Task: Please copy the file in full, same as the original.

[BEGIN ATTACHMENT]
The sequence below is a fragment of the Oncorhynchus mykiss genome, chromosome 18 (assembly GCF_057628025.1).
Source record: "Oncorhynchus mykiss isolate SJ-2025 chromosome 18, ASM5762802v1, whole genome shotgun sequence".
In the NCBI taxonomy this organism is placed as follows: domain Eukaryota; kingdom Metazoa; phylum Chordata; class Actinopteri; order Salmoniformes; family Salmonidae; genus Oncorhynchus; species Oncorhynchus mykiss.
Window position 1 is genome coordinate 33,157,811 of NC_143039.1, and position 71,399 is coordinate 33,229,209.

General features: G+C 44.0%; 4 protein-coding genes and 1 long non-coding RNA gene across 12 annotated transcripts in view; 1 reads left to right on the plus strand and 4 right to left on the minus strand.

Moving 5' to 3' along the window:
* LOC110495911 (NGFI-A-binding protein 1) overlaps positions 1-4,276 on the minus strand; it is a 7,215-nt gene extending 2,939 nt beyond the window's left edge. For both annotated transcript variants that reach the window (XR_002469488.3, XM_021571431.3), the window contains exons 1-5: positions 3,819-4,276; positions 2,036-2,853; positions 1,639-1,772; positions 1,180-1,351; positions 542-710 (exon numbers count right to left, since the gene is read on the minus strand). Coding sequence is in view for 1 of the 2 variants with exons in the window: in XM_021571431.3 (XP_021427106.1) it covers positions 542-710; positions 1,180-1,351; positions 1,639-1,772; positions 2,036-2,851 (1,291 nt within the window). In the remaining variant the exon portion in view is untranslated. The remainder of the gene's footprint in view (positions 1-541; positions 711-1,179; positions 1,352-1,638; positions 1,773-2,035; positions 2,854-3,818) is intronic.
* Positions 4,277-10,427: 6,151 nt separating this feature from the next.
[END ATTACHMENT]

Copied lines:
The sequence below is a fragment of the Oncorhynchus mykiss genome, chromosome 18 (assembly GCF_057628025.1).
Source record: "Oncorhynchus mykiss isolate SJ-2025 chromosome 18, ASM5762802v1, whole genome shotgun sequence".
In the NCBI taxonomy this organism is placed as follows: domain Eukaryota; kingdom Metazoa; phylum Chordata; class Actinopteri; order Salmoniformes; family Salmonidae; genus Oncorhynchus; species Oncorhynchus mykiss.
Window position 1 is genome coordinate 33,157,811 of NC_143039.1, and position 71,399 is coordinate 33,229,209.

General features: G+C 44.0%; 4 protein-coding genes and 1 long non-coding RNA gene across 12 annotated transcripts in view; 1 reads left to right on the plus strand and 4 right to left on the minus strand.

Moving 5' to 3' along the window:
* LOC110495911 (NGFI-A-binding protein 1) overlaps positions 1-4,276 on the minus strand; it is a 7,215-nt gene extending 2,939 nt beyond the window's left edge. For both annotated transcript variants that reach the window (XR_002469488.3, XM_021571431.3), the window contains exons 1-5: positions 3,819-4,276; positions 2,036-2,853; positions 1,639-1,772; positions 1,180-1,351; positions 542-710 (exon numbers count right to left, since the gene is read on the minus strand). Coding sequence is in view for 1 of the 2 variants with exons in the window: in XM_021571431.3 (XP_021427106.1) it covers positions 542-710; positions 1,180-1,351; positions 1,639-1,772; positions 2,036-2,851 (1,291 nt within the window). In the remaining variant the exon portion in view is untranslated. The remainder of the gene's footprint in view (positions 1-541; positions 711-1,179; positions 1,352-1,638; positions 1,773-2,035; positions 2,854-3,818) is intronic.
* Positions 4,277-10,427: 6,151 nt separating this feature from the next.